October 13, 2010
In his powerful new novel, To the End of the Land, David Grossman tells the story of today’s Israel through the eyes of a mother whose son has volunteered for a second tour of duty in the army. Through her fears and her love, the deep stories of her son, her lovers, and all of their lives, Grossman portrays a country tormented by war, and casts light on the internal and external conflicts that have shaped many Israeli generations.
Grossman will be joined in conversation by Nicole Krauss, whose new novel, Great House, depicts the successive owners of a massive writing desk that causes them, in very different circumstances, to reflect on destruction and creation, on what we pass on to our children, and on how children absorb our own losses and dreams.
DAVID GROSSMAN is the author of numerous books of fiction and non-fiction, including See Under: Love, The Yellow Wind, The Book of Intimate Grammar, Be My knife, and Her Body Knows (two novellas). His work has been translated into more than thirty languages. Grossman has received the French Chevalier de l’Ordre des Arts et des Lettres, the Buxtehuder Bulle in Germany, Israel’s Emet Prize, and the Albatross Prize given by the Günter Grass Foundation.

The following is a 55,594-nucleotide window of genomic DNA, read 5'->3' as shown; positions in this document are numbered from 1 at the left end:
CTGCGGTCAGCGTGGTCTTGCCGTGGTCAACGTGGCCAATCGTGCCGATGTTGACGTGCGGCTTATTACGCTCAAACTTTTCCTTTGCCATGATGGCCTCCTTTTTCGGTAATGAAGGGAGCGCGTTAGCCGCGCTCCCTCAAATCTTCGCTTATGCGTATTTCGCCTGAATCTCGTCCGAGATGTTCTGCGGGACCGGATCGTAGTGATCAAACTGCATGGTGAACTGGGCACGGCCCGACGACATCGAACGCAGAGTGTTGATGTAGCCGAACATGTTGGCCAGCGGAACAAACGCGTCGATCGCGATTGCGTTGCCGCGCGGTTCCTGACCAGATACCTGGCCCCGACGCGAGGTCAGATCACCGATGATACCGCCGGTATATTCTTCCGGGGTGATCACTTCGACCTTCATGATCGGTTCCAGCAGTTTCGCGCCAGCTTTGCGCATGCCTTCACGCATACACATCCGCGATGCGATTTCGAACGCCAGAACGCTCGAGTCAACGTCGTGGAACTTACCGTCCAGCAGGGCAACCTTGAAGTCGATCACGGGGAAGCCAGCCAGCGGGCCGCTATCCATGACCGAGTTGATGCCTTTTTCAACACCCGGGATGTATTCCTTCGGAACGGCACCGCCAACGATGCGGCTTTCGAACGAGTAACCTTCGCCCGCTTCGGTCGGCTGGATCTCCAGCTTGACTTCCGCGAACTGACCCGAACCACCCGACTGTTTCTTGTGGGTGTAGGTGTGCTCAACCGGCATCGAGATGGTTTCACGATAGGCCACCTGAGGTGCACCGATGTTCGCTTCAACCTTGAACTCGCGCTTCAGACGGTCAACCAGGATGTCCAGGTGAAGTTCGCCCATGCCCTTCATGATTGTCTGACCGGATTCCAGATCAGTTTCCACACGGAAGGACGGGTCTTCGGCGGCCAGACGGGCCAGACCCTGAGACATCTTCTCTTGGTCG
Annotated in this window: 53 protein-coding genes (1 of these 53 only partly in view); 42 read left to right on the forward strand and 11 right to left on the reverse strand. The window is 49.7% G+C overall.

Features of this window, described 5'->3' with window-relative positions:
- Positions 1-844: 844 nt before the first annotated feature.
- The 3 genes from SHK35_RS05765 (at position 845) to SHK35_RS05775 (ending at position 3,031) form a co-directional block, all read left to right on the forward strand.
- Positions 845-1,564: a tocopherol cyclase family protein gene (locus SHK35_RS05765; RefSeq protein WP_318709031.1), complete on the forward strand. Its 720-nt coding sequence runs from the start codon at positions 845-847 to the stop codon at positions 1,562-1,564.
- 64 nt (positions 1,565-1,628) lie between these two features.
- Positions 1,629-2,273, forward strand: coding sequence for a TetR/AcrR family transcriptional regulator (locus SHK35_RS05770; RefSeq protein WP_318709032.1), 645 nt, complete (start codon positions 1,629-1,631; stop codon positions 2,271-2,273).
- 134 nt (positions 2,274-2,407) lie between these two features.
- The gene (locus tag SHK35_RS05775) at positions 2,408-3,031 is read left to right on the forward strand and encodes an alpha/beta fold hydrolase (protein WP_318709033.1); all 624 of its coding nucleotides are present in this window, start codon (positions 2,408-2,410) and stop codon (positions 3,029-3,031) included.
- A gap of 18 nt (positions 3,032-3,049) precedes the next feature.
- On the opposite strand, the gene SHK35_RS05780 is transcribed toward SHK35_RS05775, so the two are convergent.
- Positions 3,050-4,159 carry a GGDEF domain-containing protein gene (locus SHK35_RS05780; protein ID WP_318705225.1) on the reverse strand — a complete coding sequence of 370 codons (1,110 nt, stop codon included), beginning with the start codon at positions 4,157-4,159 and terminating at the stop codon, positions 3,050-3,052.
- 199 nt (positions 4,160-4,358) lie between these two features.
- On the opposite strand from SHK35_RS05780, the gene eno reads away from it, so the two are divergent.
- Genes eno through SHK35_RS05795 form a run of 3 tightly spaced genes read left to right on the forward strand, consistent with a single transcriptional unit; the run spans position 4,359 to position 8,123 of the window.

NICOLE KRAUSS is the author of Man Walks into a Room and The History of Love. Her books have been widely translated and have received numerous awards, including the Saroyan Prize and France’s Prix du Meilleur Livre Étranger. Her fiction has appeared in The New Yorker, Harper’s, Esquire, and Best American Short Stories. In 2007 she was selected as one of Granta’s Best Young American Novelists, and she was named one of The New Yorker’s “20 Under 40” in 2010. Nicole Krauss was a 2009 Cullman Center for Scholars & Writers fellow